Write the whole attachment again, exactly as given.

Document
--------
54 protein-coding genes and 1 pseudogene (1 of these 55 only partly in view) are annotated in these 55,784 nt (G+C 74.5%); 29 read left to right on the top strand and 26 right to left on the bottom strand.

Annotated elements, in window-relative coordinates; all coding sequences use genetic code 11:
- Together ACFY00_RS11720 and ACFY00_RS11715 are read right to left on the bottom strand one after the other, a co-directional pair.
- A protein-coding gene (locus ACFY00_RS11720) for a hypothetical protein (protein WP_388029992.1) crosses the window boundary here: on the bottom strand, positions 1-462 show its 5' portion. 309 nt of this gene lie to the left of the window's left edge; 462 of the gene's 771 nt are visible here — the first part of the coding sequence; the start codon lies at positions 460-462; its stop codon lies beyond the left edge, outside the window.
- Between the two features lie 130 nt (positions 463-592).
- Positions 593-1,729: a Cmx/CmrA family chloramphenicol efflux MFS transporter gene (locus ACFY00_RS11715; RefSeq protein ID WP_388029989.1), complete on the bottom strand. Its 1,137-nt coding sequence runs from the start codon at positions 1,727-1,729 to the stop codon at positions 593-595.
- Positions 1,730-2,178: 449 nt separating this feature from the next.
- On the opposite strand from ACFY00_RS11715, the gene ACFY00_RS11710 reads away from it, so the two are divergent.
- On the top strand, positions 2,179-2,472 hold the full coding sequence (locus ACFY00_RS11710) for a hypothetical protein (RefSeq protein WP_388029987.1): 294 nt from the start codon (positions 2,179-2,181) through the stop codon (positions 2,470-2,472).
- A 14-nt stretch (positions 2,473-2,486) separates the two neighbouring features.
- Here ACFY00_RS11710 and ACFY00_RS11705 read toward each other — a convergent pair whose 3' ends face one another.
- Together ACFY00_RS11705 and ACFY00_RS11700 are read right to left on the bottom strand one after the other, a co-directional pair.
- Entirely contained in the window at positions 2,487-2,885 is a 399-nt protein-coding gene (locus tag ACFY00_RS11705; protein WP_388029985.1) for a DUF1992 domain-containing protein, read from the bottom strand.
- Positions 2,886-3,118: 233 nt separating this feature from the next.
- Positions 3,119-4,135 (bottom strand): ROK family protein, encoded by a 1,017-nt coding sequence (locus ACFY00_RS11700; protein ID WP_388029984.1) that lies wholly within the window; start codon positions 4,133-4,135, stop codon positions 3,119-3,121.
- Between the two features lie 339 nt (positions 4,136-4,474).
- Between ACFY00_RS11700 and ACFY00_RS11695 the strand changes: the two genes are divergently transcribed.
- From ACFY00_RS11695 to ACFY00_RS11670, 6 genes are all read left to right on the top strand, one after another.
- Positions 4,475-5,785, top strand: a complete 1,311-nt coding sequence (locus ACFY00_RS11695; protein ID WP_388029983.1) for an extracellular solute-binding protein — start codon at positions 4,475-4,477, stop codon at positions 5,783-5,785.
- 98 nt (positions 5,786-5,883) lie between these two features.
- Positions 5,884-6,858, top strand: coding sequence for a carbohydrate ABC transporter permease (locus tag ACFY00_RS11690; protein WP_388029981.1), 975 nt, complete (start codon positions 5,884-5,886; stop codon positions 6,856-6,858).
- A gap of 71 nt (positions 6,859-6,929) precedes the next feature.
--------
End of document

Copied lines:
54 protein-coding genes and 1 pseudogene (1 of these 55 only partly in view) are annotated in these 55,784 nt (G+C 74.5%); 29 read left to right on the top strand and 26 right to left on the bottom strand.

Annotated elements, in window-relative coordinates; all coding sequences use genetic code 11:
- Together ACFY00_RS11720 and ACFY00_RS11715 are read right to left on the bottom strand one after the other, a co-directional pair.
- A protein-coding gene (locus ACFY00_RS11720) for a hypothetical protein (protein WP_388029992.1) crosses the window boundary here: on the bottom strand, positions 1-462 show its 5' portion. 309 nt of this gene lie to the left of the window's left edge; 462 of the gene's 771 nt are visible here — the first part of the coding sequence; the start codon lies at positions 460-462; its stop codon lies beyond the left edge, outside the window.
- Between the two features lie 130 nt (positions 463-592).
- Positions 593-1,729: a Cmx/CmrA family chloramphenicol efflux MFS transporter gene (locus ACFY00_RS11715; RefSeq protein ID WP_388029989.1), complete on the bottom strand. Its 1,137-nt coding sequence runs from the start codon at positions 1,727-1,729 to the stop codon at positions 593-595.
- Positions 1,730-2,178: 449 nt separating this feature from the next.
- On the opposite strand from ACFY00_RS11715, the gene ACFY00_RS11710 reads away from it, so the two are divergent.
- On the top strand, positions 2,179-2,472 hold the full coding sequence (locus ACFY00_RS11710) for a hypothetical protein (RefSeq protein WP_388029987.1): 294 nt from the start codon (positions 2,179-2,181) through the stop codon (positions 2,470-2,472).
- A 14-nt stretch (positions 2,473-2,486) separates the two neighbouring features.
- Here ACFY00_RS11710 and ACFY00_RS11705 read toward each other — a convergent pair whose 3' ends face one another.
- Together ACFY00_RS11705 and ACFY00_RS11700 are read right to left on the bottom strand one after the other, a co-directional pair.
- Entirely contained in the window at positions 2,487-2,885 is a 399-nt protein-coding gene (locus tag ACFY00_RS11705; protein WP_388029985.1) for a DUF1992 domain-containing protein, read from the bottom strand.
- Positions 2,886-3,118: 233 nt separating this feature from the next.
- Positions 3,119-4,135 (bottom strand): ROK family protein, encoded by a 1,017-nt coding sequence (locus ACFY00_RS11700; protein ID WP_388029984.1) that lies wholly within the window; start codon positions 4,133-4,135, stop codon positions 3,119-3,121.
- Between the two features lie 339 nt (positions 4,136-4,474).
- Between ACFY00_RS11700 and ACFY00_RS11695 the strand changes: the two genes are divergently transcribed.
- From ACFY00_RS11695 to ACFY00_RS11670, 6 genes are all read left to right on the top strand, one after another.
- Positions 4,475-5,785, top strand: a complete 1,311-nt coding sequence (locus ACFY00_RS11695; protein ID WP_388029983.1) for an extracellular solute-binding protein — start codon at positions 4,475-4,477, stop codon at positions 5,783-5,785.
- 98 nt (positions 5,786-5,883) lie between these two features.
- Positions 5,884-6,858, top strand: coding sequence for a carbohydrate ABC transporter permease (locus tag ACFY00_RS11690; protein WP_388029981.1), 975 nt, complete (start codon positions 5,884-5,886; stop codon positions 6,856-6,858).
- A gap of 71 nt (positions 6,859-6,929) precedes the next feature.